bunt sign

Wednesday, January 2, 2002

Just when I was about to go back on my first resolution and start complaining about the weather again, the rain stopped! And the sun came out! Briefly, late in the afternoon, after it had rained all night and all day and turned my yard into a mud bog and my whole neighborhood into a wetlands. Not that I'm complaining, because I said I wouldn't.

Earlier, I was officially creeped out by the all the rain (not a complaint, but come on, too much is too much already). I'm used to driving out to the road down the muddy driveway, but once I get to the pavement, I don't want to deal with standing water any more. I've lived out here for almost two years, and this is my second winter in this house, but I've never seen the ditches running so full and fast as they were this morning.

The water poured over the road in a couple of spots, but the real deal came when I got to a blind curve and had to cross over the double yellow line to keep from driving though about two feet of water. There were a few other low spots, but that was the worst. The ground is saturated, the ditches are full, and at that time it was still raining steadily. I didn't know if I'd make it back home again, because there was no place for any more water to go.

I'm lucky, I guess. There was so much flooding in Sonoma County this morning that they had a special news crawl on the local TV channels, telling us what roads were closed. Most of the other routes I could have taken to get in or out of here were flooded, so I'm not just lucky, I'm really lucky. I made all my errands and got back with nothing more serious than driving on the wrong side of the road where I couldn't see what was coming the other way.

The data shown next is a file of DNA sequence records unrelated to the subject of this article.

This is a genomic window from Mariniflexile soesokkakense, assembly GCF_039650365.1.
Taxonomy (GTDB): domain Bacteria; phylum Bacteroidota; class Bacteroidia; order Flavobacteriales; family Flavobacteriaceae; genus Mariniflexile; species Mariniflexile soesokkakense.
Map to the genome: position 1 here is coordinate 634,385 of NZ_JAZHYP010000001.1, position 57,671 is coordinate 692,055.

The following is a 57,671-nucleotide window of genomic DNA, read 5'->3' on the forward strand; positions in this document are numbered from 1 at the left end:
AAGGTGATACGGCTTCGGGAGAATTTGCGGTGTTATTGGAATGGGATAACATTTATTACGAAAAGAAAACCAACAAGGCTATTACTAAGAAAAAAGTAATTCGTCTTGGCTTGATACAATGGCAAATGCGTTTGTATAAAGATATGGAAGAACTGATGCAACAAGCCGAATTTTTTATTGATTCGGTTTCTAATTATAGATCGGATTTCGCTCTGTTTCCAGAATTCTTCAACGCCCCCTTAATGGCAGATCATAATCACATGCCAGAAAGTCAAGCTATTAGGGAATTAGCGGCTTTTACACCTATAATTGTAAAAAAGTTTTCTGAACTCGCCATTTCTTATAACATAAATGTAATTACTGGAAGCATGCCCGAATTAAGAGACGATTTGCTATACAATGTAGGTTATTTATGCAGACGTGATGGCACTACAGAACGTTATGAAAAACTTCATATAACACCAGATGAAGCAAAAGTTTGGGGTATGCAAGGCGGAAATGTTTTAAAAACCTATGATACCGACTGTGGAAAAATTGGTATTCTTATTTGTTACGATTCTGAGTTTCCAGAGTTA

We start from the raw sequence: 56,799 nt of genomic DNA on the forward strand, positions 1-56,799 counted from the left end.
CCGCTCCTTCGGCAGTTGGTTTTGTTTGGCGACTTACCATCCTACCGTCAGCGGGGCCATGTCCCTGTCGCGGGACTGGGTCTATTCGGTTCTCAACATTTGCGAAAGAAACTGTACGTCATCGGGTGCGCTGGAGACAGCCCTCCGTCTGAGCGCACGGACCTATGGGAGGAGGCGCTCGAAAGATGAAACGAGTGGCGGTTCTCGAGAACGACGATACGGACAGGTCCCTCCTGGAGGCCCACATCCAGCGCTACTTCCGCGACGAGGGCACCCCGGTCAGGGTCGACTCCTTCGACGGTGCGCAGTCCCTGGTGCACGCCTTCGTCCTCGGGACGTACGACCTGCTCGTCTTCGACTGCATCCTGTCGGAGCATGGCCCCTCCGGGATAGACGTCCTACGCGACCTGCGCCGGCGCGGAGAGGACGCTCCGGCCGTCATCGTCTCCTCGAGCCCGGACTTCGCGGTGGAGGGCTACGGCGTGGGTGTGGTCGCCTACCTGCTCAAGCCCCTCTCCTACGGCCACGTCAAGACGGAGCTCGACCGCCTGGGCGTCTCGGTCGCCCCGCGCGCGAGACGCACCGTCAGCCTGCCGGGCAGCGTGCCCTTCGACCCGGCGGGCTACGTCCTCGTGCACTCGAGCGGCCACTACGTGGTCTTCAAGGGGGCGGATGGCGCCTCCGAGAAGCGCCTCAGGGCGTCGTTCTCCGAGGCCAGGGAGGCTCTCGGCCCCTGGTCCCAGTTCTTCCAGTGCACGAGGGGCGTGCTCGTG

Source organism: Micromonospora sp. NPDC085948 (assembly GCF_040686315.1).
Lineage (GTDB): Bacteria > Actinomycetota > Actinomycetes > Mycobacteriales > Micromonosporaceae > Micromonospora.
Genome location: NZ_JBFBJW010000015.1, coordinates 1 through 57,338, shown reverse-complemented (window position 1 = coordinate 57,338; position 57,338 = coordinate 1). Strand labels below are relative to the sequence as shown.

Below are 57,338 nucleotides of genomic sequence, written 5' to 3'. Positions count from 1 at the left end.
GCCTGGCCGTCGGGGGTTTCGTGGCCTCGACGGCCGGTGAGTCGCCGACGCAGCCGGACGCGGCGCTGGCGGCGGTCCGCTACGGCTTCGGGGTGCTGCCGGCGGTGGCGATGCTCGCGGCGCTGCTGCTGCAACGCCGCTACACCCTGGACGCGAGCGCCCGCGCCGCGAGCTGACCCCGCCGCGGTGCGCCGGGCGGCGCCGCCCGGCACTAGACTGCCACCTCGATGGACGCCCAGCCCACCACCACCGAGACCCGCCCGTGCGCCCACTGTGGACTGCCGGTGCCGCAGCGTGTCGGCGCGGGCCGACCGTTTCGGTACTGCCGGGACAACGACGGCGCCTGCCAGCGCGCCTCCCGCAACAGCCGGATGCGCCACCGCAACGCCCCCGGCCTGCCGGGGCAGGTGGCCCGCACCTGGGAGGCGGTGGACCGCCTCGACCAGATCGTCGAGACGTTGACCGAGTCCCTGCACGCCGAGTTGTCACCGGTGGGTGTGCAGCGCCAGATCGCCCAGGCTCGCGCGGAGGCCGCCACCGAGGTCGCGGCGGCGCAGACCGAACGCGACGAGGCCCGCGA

It looks as if we might make it to Saturday before we get more rain. That'll give the ground a chance to dry up a bit. It'll also give me a chance to find something else not to complain about.

If this is as bad as it's going to get this year, we'll be fine. On the other hand, we just finished the wettest December since 1955, and February is usually our rainiest month. The folks who live along the Russian River aren't even worried yet. They'll save their sandbags for the real floods. (And sandbags don't sound like a half bad idea here in the swamp right now.)

good for growing rice

Just off my back porch: think I'm going anywhere?

I'll survive this winter, just as I have all the other winters. I've never lived where it snowed, but I guess I'd survive that, too. It'd just be different. I'll take the gray skies and soggy ground a few days a year, in exchange for the perfect days that start around the first of May and stretch out to the middle of October. Every day isn't perfect, but they all have bits of perfection in them. Even in the winter, it's rare for the rain to stay around as long as this series of storms — and it's only been a week.

The birds know. You'd think they'd have had enough wet weather, too, but here was a sparrow this afternoon, as soon as the rain stopped, landing delicately on the rim of the birdbath and then unceremoniously plunging into the cold rainwater. It stayed twenty minutes — okay, maybe ten — splashing around and ducking its head under. The storm blows over, and you move on to the joys you know are waiting on the other side. Do it now, because the clouds are still out there.

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